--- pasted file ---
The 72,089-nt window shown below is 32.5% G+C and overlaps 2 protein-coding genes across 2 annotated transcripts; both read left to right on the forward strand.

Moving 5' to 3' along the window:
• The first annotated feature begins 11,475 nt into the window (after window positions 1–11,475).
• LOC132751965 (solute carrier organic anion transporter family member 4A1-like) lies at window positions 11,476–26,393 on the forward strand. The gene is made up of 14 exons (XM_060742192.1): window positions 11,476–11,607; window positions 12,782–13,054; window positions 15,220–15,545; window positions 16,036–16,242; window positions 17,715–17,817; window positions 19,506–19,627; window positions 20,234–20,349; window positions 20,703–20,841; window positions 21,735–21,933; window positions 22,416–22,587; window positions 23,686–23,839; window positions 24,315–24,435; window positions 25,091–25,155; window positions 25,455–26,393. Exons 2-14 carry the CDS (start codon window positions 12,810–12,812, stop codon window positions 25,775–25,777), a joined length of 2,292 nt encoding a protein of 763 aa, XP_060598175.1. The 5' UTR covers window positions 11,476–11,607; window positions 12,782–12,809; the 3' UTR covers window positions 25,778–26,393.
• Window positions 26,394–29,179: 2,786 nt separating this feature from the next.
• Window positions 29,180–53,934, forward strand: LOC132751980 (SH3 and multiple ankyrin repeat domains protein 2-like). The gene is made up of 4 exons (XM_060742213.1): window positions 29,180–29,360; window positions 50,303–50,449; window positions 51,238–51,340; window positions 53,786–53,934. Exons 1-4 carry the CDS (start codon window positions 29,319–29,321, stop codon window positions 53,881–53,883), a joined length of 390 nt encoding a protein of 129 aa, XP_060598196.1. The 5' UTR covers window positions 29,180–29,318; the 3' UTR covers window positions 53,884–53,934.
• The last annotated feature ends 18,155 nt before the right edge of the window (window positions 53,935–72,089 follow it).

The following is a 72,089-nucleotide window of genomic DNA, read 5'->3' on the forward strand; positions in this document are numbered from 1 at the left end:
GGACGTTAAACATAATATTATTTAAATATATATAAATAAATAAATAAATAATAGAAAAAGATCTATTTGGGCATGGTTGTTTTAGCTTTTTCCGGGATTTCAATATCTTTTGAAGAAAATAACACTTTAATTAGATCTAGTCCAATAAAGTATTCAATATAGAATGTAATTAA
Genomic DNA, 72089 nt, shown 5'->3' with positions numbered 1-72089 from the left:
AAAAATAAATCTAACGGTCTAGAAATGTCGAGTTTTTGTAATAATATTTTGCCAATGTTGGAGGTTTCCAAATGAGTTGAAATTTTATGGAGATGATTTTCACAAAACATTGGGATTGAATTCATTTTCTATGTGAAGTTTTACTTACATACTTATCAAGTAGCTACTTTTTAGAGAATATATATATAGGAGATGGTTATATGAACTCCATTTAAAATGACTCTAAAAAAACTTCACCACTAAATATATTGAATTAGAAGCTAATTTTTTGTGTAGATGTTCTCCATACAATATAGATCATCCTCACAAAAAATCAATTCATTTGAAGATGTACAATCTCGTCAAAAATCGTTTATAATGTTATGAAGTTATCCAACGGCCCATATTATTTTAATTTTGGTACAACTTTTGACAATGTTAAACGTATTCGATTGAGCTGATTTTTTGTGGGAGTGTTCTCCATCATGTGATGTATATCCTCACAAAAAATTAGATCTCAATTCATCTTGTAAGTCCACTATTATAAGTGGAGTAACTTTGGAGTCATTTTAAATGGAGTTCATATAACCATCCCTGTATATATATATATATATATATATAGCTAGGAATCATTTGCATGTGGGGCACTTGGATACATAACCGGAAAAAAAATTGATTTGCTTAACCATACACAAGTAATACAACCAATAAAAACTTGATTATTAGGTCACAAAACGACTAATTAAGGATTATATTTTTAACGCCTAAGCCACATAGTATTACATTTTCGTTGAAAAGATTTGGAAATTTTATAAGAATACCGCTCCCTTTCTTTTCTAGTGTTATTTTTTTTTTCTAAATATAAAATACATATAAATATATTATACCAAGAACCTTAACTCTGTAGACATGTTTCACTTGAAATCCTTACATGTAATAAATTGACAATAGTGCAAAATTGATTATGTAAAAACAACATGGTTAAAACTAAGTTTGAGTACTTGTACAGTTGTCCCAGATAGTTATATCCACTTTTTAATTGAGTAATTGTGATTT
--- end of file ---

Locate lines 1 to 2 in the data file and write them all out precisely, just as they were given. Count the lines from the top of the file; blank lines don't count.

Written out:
The 72,089-nt window shown below is 32.5% G+C and overlaps 2 protein-coding genes across 2 annotated transcripts; both read left to right on the forward strand.

Moving 5' to 3' along the window: